|April 18, 2002
Police charge more journalists War veterans demand top cabinet and police jobs
Police in Harare summoned on
April 17 Zimbabwe Independent editor Iden Wetherell and Daily News chief
reporter Pedzisai Ruhanya for questioning over allegations that they have
violated the draconian Access to Information and Protection of Privacy Act. The
summons follow the laying of charges two days earlier against Daily News
editor-in-chief Geoff Nyarota and Independent chief reporter Dumisani Muleya
under the same Act for allegedly publishing "false" stories.
was arrested on Monday, April 15, over an article questioning the difference
between the final election results given on national television and subsequent
published figures which allegedly contained 700,000 more voters. He was charged
with abuse of journalistic privilege and falsifying information in terms of the
Access to Information and Protection of Privacy Act passed in March.
Muleya was arrested over a story relating to a labour dispute in which the
brother of the first lady, Grace Mugabe, was reportedly asked to intervene. He
was charged with criminal defamation after his arrest on Monday. Both men have
been released. Wetherell said that he has been charged with the same offence
that Dumisani Muleya was charged with. Ruhanya confirmed that he had also been
called by police, although he did not give details on the matter.
Access to Information and Protection of Privacy Act was enacted on 15 March and
says that newspapers deemed to have abused journalistic privilege by falsifying
or fabricating stories are liable to two years in jail.
chapter of the Media Institute of Southern Africa (MISA) joined international
bodies in condemning the action taken against journalists under the new media
law, saying this would seriously affect the free flow of information.
"MISA-Zimbabwe and other media organisations maintain that the Access to
Information Act is meant to target certain journalists," the organisation said.
"Without doubt, the recent events are bringing out the real intentions behind
the media law."
Meanwhile it is told that President Robert Mugabe is
facing new pressure from his militant war veterans as the former fighters,
whose campaign of violence helped win Mugabes disputed re-election in
March, demand that he appoints them as Cabinet ministers, provincial governors
and as Zimbabwes ambassadors abroad. Zimbabwe National Liberation War
Veterans Association (ZNLWVA) secretary for projects Andrew Ndlovu said
on April 17 that the grouping of former guerrillas of Zimbabwes 1970s
liberation war had proposed to Mugabe that he also appoints their members as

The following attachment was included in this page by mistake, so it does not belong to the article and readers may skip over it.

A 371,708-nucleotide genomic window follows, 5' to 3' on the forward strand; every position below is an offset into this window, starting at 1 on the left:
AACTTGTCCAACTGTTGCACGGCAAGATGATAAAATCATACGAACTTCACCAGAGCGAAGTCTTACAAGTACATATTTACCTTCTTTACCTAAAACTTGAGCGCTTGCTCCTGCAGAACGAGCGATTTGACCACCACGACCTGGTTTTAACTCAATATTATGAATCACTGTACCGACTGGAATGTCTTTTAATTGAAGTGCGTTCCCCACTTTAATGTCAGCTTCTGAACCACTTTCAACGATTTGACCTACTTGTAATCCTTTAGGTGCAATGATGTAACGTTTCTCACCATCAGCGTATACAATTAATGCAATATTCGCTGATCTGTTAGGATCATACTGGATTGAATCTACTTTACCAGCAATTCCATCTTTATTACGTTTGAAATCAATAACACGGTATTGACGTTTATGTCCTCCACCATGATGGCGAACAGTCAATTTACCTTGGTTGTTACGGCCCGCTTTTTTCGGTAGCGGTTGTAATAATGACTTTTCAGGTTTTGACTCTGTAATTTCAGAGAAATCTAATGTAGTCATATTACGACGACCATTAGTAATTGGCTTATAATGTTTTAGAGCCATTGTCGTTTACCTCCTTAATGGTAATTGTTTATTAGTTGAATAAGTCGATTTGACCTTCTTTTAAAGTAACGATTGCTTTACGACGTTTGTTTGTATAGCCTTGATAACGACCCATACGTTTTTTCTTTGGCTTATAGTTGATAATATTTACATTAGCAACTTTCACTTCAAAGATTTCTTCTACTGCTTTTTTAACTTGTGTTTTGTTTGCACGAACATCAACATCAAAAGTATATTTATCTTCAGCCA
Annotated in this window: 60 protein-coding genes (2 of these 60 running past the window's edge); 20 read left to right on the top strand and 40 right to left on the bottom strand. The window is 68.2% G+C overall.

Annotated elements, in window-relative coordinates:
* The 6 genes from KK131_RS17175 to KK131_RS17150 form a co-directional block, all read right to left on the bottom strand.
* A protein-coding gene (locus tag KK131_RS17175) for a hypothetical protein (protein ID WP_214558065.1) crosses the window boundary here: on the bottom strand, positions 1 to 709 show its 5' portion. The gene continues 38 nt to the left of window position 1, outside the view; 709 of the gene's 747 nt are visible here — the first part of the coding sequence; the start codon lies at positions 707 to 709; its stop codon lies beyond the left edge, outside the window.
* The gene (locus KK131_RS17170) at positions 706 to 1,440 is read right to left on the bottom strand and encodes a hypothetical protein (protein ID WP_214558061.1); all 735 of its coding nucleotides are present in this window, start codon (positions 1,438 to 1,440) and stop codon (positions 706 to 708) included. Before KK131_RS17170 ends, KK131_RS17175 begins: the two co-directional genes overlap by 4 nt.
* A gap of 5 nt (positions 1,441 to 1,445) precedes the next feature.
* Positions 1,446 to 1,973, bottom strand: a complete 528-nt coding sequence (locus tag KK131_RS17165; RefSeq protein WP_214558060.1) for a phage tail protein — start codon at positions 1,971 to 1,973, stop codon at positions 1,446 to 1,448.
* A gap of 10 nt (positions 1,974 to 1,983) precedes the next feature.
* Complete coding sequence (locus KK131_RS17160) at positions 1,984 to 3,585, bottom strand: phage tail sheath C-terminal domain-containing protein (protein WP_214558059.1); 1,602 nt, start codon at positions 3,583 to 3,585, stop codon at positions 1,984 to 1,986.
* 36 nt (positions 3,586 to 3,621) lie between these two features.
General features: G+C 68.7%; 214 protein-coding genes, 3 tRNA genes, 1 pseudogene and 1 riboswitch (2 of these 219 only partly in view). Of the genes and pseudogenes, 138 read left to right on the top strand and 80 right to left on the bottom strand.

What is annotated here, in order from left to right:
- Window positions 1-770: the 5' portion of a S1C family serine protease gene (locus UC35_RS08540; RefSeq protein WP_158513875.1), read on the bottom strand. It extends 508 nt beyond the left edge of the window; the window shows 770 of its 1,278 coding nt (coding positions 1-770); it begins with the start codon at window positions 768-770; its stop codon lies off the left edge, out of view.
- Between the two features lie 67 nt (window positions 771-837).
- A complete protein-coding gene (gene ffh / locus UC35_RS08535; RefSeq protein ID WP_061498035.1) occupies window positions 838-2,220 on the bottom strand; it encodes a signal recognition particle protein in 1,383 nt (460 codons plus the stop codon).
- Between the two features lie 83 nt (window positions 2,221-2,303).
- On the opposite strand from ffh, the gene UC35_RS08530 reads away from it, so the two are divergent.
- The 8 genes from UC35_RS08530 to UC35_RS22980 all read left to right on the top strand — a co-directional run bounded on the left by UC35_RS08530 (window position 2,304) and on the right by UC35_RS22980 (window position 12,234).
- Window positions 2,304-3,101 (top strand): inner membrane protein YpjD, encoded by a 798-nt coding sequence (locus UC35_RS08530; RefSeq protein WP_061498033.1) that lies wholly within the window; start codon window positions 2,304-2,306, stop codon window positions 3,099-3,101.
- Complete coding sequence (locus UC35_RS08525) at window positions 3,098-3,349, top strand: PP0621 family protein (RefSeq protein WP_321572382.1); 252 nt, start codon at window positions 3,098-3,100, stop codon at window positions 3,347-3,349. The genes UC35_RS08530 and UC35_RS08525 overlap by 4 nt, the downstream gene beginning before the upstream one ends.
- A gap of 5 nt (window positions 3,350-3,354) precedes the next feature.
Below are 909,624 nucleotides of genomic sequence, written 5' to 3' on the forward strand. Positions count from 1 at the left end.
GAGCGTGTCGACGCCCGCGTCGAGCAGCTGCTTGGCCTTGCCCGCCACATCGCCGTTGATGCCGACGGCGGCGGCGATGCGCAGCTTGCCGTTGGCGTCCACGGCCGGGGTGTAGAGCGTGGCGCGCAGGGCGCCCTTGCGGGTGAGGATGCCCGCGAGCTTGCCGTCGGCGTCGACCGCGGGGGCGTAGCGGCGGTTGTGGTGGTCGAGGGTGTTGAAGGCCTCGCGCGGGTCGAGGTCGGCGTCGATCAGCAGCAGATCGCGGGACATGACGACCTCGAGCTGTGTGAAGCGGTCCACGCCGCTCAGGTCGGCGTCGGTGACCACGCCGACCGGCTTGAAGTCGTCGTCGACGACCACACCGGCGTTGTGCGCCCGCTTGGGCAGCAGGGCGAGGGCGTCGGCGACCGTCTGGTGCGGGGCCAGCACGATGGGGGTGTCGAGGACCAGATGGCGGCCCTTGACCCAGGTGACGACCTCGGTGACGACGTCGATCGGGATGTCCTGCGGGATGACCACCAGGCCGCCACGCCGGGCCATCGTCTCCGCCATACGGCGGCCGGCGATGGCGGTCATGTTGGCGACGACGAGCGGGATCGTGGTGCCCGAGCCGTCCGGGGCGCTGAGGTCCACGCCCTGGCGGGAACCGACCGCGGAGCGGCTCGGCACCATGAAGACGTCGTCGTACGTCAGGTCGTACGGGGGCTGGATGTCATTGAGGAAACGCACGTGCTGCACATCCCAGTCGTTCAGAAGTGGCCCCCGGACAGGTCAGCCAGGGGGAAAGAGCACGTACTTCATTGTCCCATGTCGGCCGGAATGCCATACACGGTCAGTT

district administrators and gives them top jobs in the police force. "We are
saying that war veterans should be included at all levels of government. The
war veterans should be appointed as ministers or deputy ministers, governors,
high commissioners, district administrators and senior police officers," Ndlovu
told the Financial Gazette.
ZNLWVA secretary-general Andy Mhlanga told
this newspaper separately that a document detailing the proposals was sent to
Mugabe in March. But Mhlanga said there had been no response yet from the
78-year-old leader, who in recent years has increasingly relied on the
50.000-strong former fighters to suppress rising opposition to his 22-year
rule. Presidential spokesman George Charamba could not be reached for comment
on the matter.
The war veterans are also demanding an immediate 150
percent increase in their monthly pension from $7 890 to $20 000, a hike in the
school fees allowance from $20 000 per child a term to $35 000 and that the
government launches a special state-subsidised medical aid scheme which covers
them and their dependants.
Sources close to the ZNLWVA said the
ex-combatants were disgruntled that while Mugabe had appeared content to use
them to ensure he remained in power, the veterans felt that they had been
unable to share in the spoils of that power. Most of the ex-fighters except
those who were absorbed into the army and civil service soon after
Zimbabwes independence from Britain in 1980 remain out of the government.
The veterans now want Mugabe to ditch some of his Cabinet ministers
they allege deserted the 1970s armed struggle and who they say are anti-war
veteran. The sources said the veterans want Mugabe to also dismiss several
senior civil servants inherited from the white colonial Rhodesian regime and
the vacancies created in the Cabinet and civil service to be filled by the
The militant former fighters, who have spearheaded the
governments controversial plan to seize land from white farmers, in 1997
forced Mugabe to pay them more than $4 billion in unbudgeted expenditure after
staging a series of protests against the government.
Ndlovu said: "The
government has been infiltrated through the civil service. We, the war
veterans, have the most to lose if the ZANU PF government was to be removed
from power and therefore we are saying we should get the key posts to ensure
that the government is strengthened. (FINANCIAL GAZETTE, IRIN)